10 things you need to know about having a hair transplant

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Crown Clinic's consultant hair transplant surgeon Asim Shahmalak is one of the best-known hair transplant surgeons in the world.

He gets asked all the time by the media for his key tips on having a hair transplant – here are 10 important things you need to know.

1 A hair transplant is the only permanent cure for male pattern baldness. The problem of thinning hair affects the majority of men at some point in their lifetime. According to the National Institute for Health Care and Excellence, around a third of white men under the age of 30 are losing their hair – this increases to 80% by the age of 70. Rates of hair loss are slower in black and Asian men.

2 Hair transplant procedures have never been more popular. According to the International Society of Hair Restoration Surgery there has been a 60% rise in the number of hair transplants globally in the last five years.

3 There are two common types of hair transplant procedure. The most popular is FUE (follicular unit extraction) – chosen by 80% of the clients at Crown Clinic including most of our celebrity patients: Calum Best, Homes Under The Hammer star Martin Roberts, former footballer Didi Hamann and Gogglebox star Chris Butland-Steed. Around 20% of our patients opt for the more traditional method known as FUT (follicular unit transplantation). The TV doctor Christian Jessen has had two FUT hair transplants at Crown Clinic with Dr Shahmalak.

With FUE, the donor hairs are removed individually from the back and sides of the scalp and then replanted in the balding areas. This means any scarring is minimal.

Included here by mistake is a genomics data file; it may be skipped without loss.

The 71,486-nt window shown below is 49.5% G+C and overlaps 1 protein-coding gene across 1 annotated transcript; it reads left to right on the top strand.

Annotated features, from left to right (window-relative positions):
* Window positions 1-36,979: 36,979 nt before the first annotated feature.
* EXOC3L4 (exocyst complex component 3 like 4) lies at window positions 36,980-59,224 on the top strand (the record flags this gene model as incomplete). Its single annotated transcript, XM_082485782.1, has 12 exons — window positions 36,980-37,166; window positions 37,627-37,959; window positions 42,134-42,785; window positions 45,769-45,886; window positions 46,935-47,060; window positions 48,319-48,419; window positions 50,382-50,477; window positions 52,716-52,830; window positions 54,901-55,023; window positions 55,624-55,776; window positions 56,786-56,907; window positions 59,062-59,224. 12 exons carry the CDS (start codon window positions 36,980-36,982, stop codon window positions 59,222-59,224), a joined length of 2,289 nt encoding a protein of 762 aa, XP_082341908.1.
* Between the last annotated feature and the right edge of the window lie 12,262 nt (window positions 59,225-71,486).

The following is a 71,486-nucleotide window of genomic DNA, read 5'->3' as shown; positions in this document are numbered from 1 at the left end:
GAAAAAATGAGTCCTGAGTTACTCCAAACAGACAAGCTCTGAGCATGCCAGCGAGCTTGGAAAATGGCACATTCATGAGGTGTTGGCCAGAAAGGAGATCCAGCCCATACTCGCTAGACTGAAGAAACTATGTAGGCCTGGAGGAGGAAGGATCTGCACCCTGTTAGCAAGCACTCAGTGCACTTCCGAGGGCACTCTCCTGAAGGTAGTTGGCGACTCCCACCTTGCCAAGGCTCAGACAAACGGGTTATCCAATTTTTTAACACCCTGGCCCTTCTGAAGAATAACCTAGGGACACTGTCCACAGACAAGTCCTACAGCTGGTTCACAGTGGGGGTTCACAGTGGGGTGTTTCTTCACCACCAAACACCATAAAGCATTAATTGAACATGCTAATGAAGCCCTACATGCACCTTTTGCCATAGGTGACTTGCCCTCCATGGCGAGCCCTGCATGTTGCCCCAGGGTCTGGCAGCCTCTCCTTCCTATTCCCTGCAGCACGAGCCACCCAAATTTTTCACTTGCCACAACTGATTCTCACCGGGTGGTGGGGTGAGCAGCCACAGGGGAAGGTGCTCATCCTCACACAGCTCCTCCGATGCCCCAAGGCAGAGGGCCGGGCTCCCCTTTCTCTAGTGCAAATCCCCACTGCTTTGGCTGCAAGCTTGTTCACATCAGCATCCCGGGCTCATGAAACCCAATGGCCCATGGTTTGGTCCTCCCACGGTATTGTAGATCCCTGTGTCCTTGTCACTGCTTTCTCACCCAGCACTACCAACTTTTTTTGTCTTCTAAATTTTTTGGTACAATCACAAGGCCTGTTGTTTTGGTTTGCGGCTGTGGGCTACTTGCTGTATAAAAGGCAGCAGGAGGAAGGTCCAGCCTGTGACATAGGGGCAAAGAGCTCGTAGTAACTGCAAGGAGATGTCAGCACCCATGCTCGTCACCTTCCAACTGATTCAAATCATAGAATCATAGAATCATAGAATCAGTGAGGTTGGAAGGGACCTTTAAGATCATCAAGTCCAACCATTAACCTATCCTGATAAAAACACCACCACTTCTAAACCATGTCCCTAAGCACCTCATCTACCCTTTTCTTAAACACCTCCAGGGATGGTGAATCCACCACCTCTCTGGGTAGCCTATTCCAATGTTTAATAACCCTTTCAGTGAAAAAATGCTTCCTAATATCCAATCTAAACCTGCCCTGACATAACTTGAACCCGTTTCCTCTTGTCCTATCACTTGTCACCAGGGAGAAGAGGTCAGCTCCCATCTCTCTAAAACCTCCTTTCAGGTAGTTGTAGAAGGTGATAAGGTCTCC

With FUT, the donor hairs are removed all in one go by surgically cutting a strip of skin from the back or side of the scalp. The scarring for this method is more noticeable which is why it is not recommended for men who like to wear their hair shaved or short at the back and sides.

4 What causes male pattern baldness? The most popular cause is your genes. If you dad is bald, chances are you will be too. The baldness gene can also be passed down on your mother's side of the family – from her father, for instance. What happens biologically is a modified form of testosterone, the hormone dihydrotestosterone (DHT), attacks hair follicles on the scalp. The hairs produced by the affected follicles become progressively smaller in diameter, shorter in length and lighter in colour until eventually they shrink completely and hair stops being produced. DHT does not tend to affect hair on the back and sides of the scalp – which is why even the most heavily bald men (think Bobby Charlton) still have a horseshoe-shaped area of hair on the back and side of their scalp. This is where the donor hair for a transplant is sourced.

Your hair style can also contribute to hair loss. Crown Clinic's client Calum Best believe his baldness was accelerated by pulling his hair tight into a ponytail in his early 20s.

5 Can you slow down hair loss? Yes, you can. Dr Shahmalak recommends the use of clinically proven hair loss medication such as Finasteride (also known as Propecia) and Minoxidil (often applied as a mousse). These won't grow any new hair but scientific trials have shown that they can halt or slow down natural hair loss. It is why Dr Shahmalak sometimes recommends their use in conjunction with a hair transplant.

6 At what age should you consider a transplant? Dr Shahmalak will not operate on any patient younger than 25. He needs to establish the pattern of hair loss in a patient and that cannot be done prior to 25. 

7 How do you find a hair transplant surgeon who is right for you? You want to check that they are members of a reputable professional body such as the British Association of Hair Restoration Surgery of which Dr Shahmalak is a member. Look at a surgeon's testimonials – it is always a good sign if they have lots of recent happy patients.

8 Should you go abroad for surgery? Remember that all hair restoration clinics in the UK are tightly regulated by the Quality Care Commission. They are inspected every year and closed down if they don't meet rigorous standands. You do not get that kind of regulation in countries like Turkey where many clinics are unregulated. We have all read horror stories of patients having nightmare treatments at foreign clinics. The problem you have is remedying the damage or getting compensation if you have a poor treatment abroad. Would you want to take legal action through the Turkish courts?